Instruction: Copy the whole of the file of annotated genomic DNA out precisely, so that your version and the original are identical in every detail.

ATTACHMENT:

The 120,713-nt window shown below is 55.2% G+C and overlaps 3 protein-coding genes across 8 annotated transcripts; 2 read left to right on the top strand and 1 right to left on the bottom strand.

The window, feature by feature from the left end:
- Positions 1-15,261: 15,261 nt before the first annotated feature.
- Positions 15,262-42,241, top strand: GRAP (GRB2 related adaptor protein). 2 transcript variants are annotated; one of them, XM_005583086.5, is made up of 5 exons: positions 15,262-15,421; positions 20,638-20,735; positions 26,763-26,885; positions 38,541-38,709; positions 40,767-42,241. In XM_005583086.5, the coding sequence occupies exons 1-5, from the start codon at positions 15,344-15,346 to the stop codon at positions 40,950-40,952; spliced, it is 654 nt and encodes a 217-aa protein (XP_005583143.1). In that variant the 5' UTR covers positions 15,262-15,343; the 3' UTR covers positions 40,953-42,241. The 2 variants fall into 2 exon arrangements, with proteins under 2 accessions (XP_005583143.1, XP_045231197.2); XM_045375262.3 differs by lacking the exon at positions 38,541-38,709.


The 120,713-nt window shown below is 55.2% G+C and overlaps 3 protein-coding genes across 8 annotated transcripts; 2 read left to right on the top strand and 1 right to left on the bottom strand.

The window, feature by feature from the left end:
- Positions 1-15,261: 15,261 nt before the first annotated feature.
- Positions 15,262-42,241, top strand: GRAP (GRB2 related adaptor protein). 2 transcript variants are annotated; one of them, XM_005583086.5, is made up of 5 exons: positions 15,262-15,421; positions 20,638-20,735; positions 26,763-26,885; positions 38,541-38,709; positions 40,767-42,241. In XM_005583086.5, the coding sequence occupies exons 1-5, from the start codon at positions 15,344-15,346 to the stop codon at positions 40,950-40,952; spliced, it is 654 nt and encodes a 217-aa protein (XP_005583143.1). In that variant the 5' UTR covers positions 15,262-15,343; the 3' UTR covers positions 40,953-42,241. The 2 variants fall into 2 exon arrangements, with proteins under 2 accessions (XP_005583143.1, XP_045231197.2); XM_045375262.3 differs by lacking the exon at positions 38,541-38,709.